It usually happens around day 4. By day 4 of a week-long resort stay, I’ve had time to settle in, relax, soak up the sun and enjoy all the resort’s water activities. Then on Day 4 I’m ready to peel myself off of that lounger, put down my rum-infused cocktail and venture out beyond the resort walls to see what life is really like beyond the beach. On a recent trip to Puerto Plata, Dominican Republic, I headed out on Day 4 to explore the city itself.
Here’s a complete guide to taking in the sites of Puerto Plata with your budget in mind.
There are many companies running city tours of Puerto Plata that pick up at the resorts just outside the city and most offer the same itinerary. Prices are typically $55/person with significant discounts for children. However, I HIGHLY recommend hiring a taxi to take you around and creating your own itinerary instead. During my recent visit to the Costa Dorada area I was able to easily negotiate a taxi to take my group of 9 people to all of the main city sights, wait for us at each site and return us to our resort for only $60 TOTAL (that’s less than $7/person). We also decided to arrange for a tour guide to accompany us for which only a tip was requested – the amount left completely up to us.
Recommended Sites and Attractions
On our self-directed tour we started off at the Brugal Rum centre. Be warned, this is NOT their actual rum factory but rather a bottling plant; a detail left OFF most local tour company pamphlets. The free tour is not particularly interesting (how much can you say about a bottling plant?); however, it’s still worth making a quick pit stop if you want to taste the various rums or purchase some before leaving the Dominican Republic – the plant sells it’s products for MUCH cheaper than the duty-free shops at the airport.
Next up was a drive into town along the beautiful waterfront and through a local neighbourhood before stopping at the city’s Central Park with its distinctive white towered Church of San Felipe. We chose not to tour inside the church but it is open to visitors who would like to do so.
From the city centre we walked to a few shops to pick up souvenirs before venturing into the Amber Gallery. This was by far the most informative and comprehensive site on our tour, offering displays and interesting facts about not only the abundant amber mined on the island but also on larimar, a very rare beautiful blue-coloured stone found only in the D.R. Admission was $4 (total) for the 4 adults in our group, the children were free.
An employee of the museum led us through a few of the main exhibits and then encouraged us to explore on our own.
It was here that we had the opportunity to taste some Mama Juana, a medicinal drink native to the D.R. that is made from tree bark, wine, rum, herbs and honey (much like a port). It’s believed by many to be an aphrodisiac.
Also on hand were displays and demonstrations of other typical D.R. products such as coffee, vanilla, rum and cigar rolling.
After the museum we stopped into a restaurant recommended by our guide for a fresh seafood lunch before heading to the base of Isabel de Torres mountain to ride the aerial cable car to its summit and take in the stunning views of the city and port below. While waiting for the cable car we learned that it is the only aerial tramway in the Caribbean.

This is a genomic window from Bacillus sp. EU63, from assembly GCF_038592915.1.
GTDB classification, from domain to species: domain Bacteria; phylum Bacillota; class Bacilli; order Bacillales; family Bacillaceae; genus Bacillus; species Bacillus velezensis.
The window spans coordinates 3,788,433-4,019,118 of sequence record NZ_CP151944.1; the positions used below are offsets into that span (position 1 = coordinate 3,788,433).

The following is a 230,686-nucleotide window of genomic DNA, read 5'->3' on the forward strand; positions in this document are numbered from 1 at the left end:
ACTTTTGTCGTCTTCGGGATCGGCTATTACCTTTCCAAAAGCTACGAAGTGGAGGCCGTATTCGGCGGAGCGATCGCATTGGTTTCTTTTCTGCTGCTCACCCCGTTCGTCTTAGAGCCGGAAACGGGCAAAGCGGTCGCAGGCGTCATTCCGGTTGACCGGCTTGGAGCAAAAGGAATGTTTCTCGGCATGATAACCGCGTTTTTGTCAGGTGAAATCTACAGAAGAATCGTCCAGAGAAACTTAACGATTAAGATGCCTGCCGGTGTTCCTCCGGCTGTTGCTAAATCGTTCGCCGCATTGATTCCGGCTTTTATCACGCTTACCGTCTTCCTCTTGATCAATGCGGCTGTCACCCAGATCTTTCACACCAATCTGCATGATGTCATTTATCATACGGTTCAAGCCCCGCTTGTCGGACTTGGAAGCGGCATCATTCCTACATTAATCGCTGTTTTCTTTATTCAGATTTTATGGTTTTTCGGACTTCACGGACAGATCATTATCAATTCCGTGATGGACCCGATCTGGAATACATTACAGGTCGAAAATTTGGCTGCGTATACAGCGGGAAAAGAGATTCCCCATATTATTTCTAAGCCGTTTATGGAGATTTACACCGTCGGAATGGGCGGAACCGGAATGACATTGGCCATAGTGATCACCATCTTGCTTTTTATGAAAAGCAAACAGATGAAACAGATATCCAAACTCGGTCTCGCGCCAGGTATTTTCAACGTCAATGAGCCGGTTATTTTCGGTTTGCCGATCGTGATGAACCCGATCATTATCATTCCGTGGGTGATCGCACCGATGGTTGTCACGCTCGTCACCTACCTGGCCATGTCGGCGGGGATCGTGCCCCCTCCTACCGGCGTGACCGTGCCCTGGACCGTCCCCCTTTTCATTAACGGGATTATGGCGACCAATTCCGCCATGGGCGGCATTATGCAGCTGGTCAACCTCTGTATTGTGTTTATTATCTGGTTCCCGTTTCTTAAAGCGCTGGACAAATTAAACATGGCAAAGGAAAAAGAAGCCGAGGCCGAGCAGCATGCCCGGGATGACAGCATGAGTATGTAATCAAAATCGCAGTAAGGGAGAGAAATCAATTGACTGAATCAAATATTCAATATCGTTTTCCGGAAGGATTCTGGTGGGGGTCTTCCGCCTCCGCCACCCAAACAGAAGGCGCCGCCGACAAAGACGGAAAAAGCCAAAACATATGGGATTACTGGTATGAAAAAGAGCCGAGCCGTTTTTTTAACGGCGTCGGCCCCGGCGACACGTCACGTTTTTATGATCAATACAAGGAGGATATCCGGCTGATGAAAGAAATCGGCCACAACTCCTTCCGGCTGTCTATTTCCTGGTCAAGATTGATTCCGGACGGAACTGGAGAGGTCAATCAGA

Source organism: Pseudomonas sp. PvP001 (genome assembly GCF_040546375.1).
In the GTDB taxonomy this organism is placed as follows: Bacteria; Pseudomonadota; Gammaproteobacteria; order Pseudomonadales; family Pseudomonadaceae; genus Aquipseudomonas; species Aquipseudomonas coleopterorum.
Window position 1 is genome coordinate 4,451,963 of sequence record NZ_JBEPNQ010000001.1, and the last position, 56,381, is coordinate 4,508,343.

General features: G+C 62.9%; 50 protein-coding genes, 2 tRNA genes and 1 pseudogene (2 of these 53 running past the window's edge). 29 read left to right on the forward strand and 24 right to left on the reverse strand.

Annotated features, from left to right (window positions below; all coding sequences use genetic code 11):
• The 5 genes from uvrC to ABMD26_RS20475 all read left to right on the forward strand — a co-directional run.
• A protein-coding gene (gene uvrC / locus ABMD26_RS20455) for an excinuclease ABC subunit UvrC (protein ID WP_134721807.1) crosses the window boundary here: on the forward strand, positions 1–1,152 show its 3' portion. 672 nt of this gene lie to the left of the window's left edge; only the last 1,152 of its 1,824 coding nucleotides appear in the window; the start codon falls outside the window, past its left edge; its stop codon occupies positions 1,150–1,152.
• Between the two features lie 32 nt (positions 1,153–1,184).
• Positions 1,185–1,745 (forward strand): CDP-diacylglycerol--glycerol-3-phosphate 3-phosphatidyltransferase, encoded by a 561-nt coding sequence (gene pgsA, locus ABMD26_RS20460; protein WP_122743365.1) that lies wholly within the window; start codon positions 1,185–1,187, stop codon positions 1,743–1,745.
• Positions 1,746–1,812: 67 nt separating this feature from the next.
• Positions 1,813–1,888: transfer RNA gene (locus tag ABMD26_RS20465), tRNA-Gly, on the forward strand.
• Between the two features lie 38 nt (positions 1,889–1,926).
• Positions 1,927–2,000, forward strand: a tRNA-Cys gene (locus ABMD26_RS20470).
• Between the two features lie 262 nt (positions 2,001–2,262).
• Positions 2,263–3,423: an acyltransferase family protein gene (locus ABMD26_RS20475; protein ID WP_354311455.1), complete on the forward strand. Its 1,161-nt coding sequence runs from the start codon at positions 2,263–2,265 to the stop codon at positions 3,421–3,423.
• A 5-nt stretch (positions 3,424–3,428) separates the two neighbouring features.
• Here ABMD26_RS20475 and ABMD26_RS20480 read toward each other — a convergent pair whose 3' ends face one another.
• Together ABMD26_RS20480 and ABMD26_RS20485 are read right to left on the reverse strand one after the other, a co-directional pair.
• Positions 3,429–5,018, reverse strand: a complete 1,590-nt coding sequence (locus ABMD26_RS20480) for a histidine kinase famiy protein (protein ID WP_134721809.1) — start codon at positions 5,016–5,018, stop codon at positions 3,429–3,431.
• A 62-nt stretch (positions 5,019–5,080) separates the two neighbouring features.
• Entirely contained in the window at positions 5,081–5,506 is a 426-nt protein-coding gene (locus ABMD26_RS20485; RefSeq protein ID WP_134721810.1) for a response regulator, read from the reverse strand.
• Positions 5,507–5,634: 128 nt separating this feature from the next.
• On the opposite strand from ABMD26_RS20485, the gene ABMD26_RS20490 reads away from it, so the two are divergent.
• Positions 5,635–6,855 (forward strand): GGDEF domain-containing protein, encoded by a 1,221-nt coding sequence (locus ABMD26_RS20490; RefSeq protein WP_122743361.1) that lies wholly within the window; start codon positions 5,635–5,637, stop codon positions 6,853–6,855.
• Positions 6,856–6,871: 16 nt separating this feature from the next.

The round-trip ride is approx. $10 US/person (young children are free) and takes about 5-7 minutes each way. In addition to the beautiful views, there is also a botanical garden, lagoon, souvenir shops, restaurant and a large statue – a replica of Rio’s famous Christ the Redeemer statue – on top of the mountain.
We decided to skip visiting San Felipe Fort. Half of our group was under the age of 12 and they were getting anxious to head back to the beach and the pool bar for yet another strawberry slushy. From what I’ve heard, the fort offers beautiful views of the ocean despite the numerous souvenir traps contained inside.
Make the Most of Your City Tour
To make the most of your aerial ride up Isabel de Torres mountain, aim to head up the mountain when the clouds are minimal so that your view isn’t obstructed and remember that its noticebly cooler up there than down in the city. Children should be watched at all times as the paths down to the lagoon are steep in sections and can get slippery when wet. A few of the souvenir vendors are all too eager to grab your camera to help you get pictures of yourself ‘holding hands with’ or ‘holding up’ the large Christ statue. If that’s a shot you’re after then by all means take them up on the offer but be prepared to visit their souvenir shop afterwards.
We enjoyed our short get-away off of the resort and felt it gave us all a better perspective of the area. It also gave us time to work up a thirst for enjoying another Presidente at happy hour by the time we returned to our loungers.
I’d like to hire you as my own personal translator/cab ride negotiator the next time I’m in a Spanish-speaking country.
Done! Will you pay for my airfare? ;)
Great article! But it’s even better OFF the tourist track in DR :)
I’m sure it is! This visit was more of a ‘vacation’ for us (5 children complete with tummy troubles and an ear infection) but another time perhaps we can do a little ‘traveling’ there and see more of its hidden treasures. Stay tuned for an up-coming post on another D.R. day trip.
Depending on the age of your kids, and how prepared you are medically, personally, not that sure I’ld be to quick on feeding them roadside grub for instance. And this is a rough place, violent, etc.
I have just come across your blog and I’m amazed! One of the best blogs I’ve seen and right now one of my favourites! I will come back.
Thank you! I’m glad you’ve enjoyed some of the posts and I really appreciate your comment. I love sharing travel stories and tips! I’ll be sure to stop be your blog too.
Wow! I think I’m really going to enjoy this web site